The new Attleboro High School opened to students in 2022. One exciting part of the school was launching new Chapter 74-approved CTE programs. One of those programs is Robotics and Automation, which teacher Cory Rugg built from the ground up. We connected with Cory at the end of his first year of teaching this program at Attleboro to learn about how the program started, how it went, and what's next!
AET Labs: How did Attleboro decide they needed a robotics and automation program?
Cory Rugg: The school surveyed local businesses and found that surrounding businesses had over 1,000 job openings.
AET Labs: How did you develop the curriculum for it? What did you reference, or who did you talk to for help?
AET Labs: What have your students enjoyed the most?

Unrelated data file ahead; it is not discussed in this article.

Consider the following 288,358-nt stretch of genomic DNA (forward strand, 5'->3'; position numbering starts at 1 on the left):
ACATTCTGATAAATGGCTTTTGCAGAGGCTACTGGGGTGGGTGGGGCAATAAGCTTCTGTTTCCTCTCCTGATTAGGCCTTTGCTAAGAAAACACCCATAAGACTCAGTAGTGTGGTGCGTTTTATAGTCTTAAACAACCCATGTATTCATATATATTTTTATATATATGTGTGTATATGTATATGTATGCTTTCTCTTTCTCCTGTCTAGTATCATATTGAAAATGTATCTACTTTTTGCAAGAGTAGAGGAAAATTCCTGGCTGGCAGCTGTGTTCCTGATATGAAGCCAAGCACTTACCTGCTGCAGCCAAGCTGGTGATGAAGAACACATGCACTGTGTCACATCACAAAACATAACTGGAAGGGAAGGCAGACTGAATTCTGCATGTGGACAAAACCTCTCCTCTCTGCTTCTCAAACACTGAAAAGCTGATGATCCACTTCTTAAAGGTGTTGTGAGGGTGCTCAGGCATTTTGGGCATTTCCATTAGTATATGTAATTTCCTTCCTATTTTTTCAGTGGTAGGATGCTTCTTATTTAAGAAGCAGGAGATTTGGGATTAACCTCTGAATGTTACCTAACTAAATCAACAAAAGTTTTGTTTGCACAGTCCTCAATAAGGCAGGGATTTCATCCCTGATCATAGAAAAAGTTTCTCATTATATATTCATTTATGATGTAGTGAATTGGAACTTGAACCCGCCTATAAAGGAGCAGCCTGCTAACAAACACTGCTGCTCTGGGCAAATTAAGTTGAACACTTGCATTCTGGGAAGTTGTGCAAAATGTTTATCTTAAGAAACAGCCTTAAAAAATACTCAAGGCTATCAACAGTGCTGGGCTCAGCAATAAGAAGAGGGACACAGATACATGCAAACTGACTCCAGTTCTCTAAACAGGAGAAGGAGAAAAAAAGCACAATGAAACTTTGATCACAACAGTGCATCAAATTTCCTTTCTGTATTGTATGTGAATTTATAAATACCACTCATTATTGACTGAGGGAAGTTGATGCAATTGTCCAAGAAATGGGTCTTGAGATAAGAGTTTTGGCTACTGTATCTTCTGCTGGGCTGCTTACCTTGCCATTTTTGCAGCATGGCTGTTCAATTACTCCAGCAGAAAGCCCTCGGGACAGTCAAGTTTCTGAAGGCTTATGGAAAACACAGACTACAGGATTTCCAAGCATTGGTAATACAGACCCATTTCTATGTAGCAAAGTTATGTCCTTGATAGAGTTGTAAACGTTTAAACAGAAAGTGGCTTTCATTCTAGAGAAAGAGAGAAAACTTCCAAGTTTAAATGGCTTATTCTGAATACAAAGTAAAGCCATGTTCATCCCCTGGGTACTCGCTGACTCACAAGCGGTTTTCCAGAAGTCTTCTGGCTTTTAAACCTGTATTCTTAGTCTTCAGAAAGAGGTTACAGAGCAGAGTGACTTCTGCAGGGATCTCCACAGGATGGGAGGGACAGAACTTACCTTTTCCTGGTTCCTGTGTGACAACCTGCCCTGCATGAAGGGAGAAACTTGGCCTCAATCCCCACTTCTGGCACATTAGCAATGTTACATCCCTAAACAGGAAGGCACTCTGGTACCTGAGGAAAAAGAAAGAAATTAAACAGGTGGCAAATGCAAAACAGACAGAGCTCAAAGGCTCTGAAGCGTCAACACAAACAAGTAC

AET Labs: What, if any, changes will you be making to the program next year and why?
AET Labs: What advice do you have for other teachers who are thinking of starting a robotics program at their school?
Cory: Just do it! Ask for help if you don't know too much; there are so many resources out there. Talk to people in the industry, create an advisory board, and reach out to trusted education consultants to help develop the program. There are other programs out there, including engineering and electronics, that could easily morph into a robotics and automation program. This is a hot industry that isn't going away. It's also very rewarding.
Congratulations to Cory for a successful year! We look forward to continuing to see how the program progresses.
If you're exploring bringing a robotics and automation program to your high school, please reach out to AET Labs. We worked with Cory and many other instructors in launching new programs, and we're available to help you develop your program, lab design, equipment selection, and professional development.